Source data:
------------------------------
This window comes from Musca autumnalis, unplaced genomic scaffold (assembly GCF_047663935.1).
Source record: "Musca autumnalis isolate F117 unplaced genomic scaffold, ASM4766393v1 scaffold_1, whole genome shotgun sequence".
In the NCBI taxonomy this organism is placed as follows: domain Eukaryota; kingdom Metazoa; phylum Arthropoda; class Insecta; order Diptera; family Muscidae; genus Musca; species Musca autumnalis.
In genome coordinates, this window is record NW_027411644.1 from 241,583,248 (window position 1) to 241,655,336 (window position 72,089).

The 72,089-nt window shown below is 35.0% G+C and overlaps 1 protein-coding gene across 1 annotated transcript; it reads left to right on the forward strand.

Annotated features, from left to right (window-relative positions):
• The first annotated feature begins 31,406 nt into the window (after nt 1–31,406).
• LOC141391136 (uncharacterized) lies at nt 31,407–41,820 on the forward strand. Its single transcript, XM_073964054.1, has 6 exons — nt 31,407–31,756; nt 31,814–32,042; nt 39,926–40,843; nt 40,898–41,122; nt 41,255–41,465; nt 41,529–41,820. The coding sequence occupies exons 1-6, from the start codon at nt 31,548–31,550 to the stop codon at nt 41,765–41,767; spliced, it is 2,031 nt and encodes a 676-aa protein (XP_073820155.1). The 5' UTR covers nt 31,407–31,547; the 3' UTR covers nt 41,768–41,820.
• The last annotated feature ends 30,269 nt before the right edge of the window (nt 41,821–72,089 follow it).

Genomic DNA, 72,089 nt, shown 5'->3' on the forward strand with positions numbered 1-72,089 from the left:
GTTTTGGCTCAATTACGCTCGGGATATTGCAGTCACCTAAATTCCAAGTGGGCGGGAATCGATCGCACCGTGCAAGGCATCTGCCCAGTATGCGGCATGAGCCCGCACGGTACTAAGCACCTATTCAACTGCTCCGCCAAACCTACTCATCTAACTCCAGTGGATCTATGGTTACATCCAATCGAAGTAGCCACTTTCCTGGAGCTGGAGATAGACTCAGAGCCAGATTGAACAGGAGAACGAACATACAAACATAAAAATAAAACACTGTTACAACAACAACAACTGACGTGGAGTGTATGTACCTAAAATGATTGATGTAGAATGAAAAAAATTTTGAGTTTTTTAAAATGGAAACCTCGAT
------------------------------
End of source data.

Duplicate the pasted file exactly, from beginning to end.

This window comes from Musca autumnalis, unplaced genomic scaffold (assembly GCF_047663935.1).
Source record: "Musca autumnalis isolate F117 unplaced genomic scaffold, ASM4766393v1 scaffold_1, whole genome shotgun sequence".
In the NCBI taxonomy this organism is placed as follows: domain Eukaryota; kingdom Metazoa; phylum Arthropoda; class Insecta; order Diptera; family Muscidae; genus Musca; species Musca autumnalis.
In genome coordinates, this window is record NW_027411644.1 from 241,583,248 (window position 1) to 241,655,336 (window position 72,089).

The 72,089-nt window shown below is 35.0% G+C and overlaps 1 protein-coding gene across 1 annotated transcript; it reads left to right on the forward strand.

Annotated features, from left to right (window-relative positions):
• The first annotated feature begins 31,406 nt into the window (after nt 1–31,406).
• LOC141391136 (uncharacterized) lies at nt 31,407–41,820 on the forward strand. Its single transcript, XM_073964054.1, has 6 exons — nt 31,407–31,756; nt 31,814–32,042; nt 39,926–40,843; nt 40,898–41,122; nt 41,255–41,465; nt 41,529–41,820. The coding sequence occupies exons 1-6, from the start codon at nt 31,548–31,550 to the stop codon at nt 41,765–41,767; spliced, it is 2,031 nt and encodes a 676-aa protein (XP_073820155.1). The 5' UTR covers nt 31,407–31,547; the 3' UTR covers nt 41,768–41,820.
• The last annotated feature ends 30,269 nt before the right edge of the window (nt 41,821–72,089 follow it).

Genomic DNA, 72,089 nt, shown 5'->3' on the forward strand with positions numbered 1-72,089 from the left:
GTTTTGGCTCAATTACGCTCGGGATATTGCAGTCACCTAAATTCCAAGTGGGCGGGAATCGATCGCACCGTGCAAGGCATCTGCCCAGTATGCGGCATGAGCCCGCACGGTACTAAGCACCTATTCAACTGCTCCGCCAAACCTACTCATCTAACTCCAGTGGATCTATGGTTACATCCAATCGAAGTAGCCACTTTCCTGGAGCTGGAGATAGACTCAGAGCCAGATTGAACAGGAGAACGAACATACAAACATAAAAATAAAACACTGTTACAACAACAACAACTGACGTGGAGTGTATGTACCTAAAATGATTGATGTAGAATGAAAAAAATTTTGAGTTTTTTAAAATGGAAACCTCGAT